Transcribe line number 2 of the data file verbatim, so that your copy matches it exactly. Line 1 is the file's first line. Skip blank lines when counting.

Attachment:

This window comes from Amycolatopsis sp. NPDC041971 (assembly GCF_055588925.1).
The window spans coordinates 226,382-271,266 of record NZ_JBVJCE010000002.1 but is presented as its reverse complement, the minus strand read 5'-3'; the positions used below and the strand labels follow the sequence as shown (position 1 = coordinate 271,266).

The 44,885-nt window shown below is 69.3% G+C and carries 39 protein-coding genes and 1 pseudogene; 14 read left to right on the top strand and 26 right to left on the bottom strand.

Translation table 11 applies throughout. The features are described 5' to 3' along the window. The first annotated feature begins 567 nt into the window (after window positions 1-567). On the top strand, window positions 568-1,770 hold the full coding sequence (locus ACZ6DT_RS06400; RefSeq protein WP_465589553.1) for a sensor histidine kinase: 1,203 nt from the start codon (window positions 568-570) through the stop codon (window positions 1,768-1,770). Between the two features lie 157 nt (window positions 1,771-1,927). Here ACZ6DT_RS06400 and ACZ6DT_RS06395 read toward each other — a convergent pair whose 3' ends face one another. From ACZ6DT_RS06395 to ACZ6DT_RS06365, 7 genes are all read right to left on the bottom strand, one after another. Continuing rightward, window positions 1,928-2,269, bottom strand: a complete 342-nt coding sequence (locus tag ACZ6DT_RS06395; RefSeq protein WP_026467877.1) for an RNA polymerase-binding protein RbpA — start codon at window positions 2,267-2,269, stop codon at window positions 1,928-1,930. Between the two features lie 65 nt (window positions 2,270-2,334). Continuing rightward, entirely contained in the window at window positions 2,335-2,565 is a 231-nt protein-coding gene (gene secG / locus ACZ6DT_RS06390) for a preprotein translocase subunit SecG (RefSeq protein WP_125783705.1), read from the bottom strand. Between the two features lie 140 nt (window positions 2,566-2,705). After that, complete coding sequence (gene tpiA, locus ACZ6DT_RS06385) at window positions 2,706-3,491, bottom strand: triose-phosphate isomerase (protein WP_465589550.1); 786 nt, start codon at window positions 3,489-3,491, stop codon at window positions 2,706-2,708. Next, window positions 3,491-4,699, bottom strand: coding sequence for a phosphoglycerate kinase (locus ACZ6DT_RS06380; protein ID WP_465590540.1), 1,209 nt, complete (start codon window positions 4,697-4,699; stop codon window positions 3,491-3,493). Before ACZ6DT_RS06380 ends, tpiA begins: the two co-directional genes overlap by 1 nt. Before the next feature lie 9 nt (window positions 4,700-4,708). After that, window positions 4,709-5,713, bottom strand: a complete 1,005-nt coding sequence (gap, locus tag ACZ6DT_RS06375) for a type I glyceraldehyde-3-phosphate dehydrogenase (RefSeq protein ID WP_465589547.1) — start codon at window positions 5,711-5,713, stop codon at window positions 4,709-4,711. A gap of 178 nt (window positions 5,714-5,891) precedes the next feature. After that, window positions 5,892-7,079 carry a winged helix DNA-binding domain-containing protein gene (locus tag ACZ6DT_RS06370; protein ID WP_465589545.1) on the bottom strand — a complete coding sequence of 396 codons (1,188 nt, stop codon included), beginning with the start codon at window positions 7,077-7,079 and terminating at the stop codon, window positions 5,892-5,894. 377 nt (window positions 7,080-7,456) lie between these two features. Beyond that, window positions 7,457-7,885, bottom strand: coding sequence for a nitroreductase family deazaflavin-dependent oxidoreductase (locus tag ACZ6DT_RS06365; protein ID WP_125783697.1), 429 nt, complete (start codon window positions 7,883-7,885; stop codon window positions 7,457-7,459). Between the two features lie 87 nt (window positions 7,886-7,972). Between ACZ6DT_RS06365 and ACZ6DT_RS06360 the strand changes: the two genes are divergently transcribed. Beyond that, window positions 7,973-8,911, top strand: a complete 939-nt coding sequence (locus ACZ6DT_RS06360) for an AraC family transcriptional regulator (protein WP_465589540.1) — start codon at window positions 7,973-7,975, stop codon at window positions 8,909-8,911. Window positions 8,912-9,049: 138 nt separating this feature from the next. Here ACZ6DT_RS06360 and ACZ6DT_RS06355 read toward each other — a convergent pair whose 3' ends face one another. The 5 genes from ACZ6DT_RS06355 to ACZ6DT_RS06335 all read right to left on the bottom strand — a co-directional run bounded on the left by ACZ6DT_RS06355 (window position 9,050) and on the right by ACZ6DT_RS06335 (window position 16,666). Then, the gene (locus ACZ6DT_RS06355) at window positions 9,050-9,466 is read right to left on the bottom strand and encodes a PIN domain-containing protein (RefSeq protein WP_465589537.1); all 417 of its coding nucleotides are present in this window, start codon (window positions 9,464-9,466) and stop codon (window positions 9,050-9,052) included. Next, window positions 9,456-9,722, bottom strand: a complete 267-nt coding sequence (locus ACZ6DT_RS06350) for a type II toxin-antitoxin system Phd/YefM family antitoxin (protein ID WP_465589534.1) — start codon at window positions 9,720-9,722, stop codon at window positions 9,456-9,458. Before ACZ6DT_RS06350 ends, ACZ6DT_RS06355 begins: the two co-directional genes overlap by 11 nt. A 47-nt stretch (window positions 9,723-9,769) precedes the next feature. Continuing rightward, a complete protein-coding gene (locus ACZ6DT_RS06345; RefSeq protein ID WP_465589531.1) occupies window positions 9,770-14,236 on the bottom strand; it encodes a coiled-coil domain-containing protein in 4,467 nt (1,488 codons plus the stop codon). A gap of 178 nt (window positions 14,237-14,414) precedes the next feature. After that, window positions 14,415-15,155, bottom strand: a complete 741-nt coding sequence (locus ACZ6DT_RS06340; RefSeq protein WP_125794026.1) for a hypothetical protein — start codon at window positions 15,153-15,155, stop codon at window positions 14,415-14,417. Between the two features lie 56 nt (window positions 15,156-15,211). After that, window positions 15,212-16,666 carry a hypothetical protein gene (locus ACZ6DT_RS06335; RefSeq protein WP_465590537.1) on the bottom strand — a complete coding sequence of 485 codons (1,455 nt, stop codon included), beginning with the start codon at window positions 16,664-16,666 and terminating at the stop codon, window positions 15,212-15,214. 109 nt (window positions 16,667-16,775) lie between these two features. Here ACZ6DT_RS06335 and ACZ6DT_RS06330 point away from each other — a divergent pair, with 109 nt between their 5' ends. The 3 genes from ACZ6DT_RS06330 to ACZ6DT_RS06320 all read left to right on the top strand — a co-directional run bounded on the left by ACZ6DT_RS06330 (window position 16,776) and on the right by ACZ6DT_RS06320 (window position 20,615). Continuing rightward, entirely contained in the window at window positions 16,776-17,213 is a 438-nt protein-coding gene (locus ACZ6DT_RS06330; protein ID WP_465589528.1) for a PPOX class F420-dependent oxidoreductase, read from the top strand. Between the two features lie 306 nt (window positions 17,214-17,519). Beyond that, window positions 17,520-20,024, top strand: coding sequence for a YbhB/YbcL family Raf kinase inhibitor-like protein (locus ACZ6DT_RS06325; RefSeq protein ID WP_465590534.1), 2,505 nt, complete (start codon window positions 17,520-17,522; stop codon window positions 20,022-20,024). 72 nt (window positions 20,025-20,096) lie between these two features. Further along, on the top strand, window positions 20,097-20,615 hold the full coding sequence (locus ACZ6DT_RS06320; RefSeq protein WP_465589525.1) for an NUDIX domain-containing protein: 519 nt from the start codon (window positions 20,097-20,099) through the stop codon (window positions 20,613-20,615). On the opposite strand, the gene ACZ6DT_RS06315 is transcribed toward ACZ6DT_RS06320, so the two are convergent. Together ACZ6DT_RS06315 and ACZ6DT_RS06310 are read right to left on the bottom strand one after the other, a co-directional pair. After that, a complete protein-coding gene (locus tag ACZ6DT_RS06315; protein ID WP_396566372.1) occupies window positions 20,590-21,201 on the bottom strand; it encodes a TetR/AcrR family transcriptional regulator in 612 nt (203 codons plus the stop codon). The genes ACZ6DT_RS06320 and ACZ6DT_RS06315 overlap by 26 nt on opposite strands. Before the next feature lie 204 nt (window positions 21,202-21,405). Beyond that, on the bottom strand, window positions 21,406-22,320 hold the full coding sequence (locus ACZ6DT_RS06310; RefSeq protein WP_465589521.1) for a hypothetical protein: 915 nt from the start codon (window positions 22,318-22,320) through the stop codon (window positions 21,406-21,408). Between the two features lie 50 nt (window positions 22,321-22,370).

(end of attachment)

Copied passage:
The window spans coordinates 226,382-271,266 of record NZ_JBVJCE010000002.1 but is presented as its reverse complement, the minus strand read 5'-3'; the positions used below and the strand labels follow the sequence as shown (position 1 = coordinate 271,266).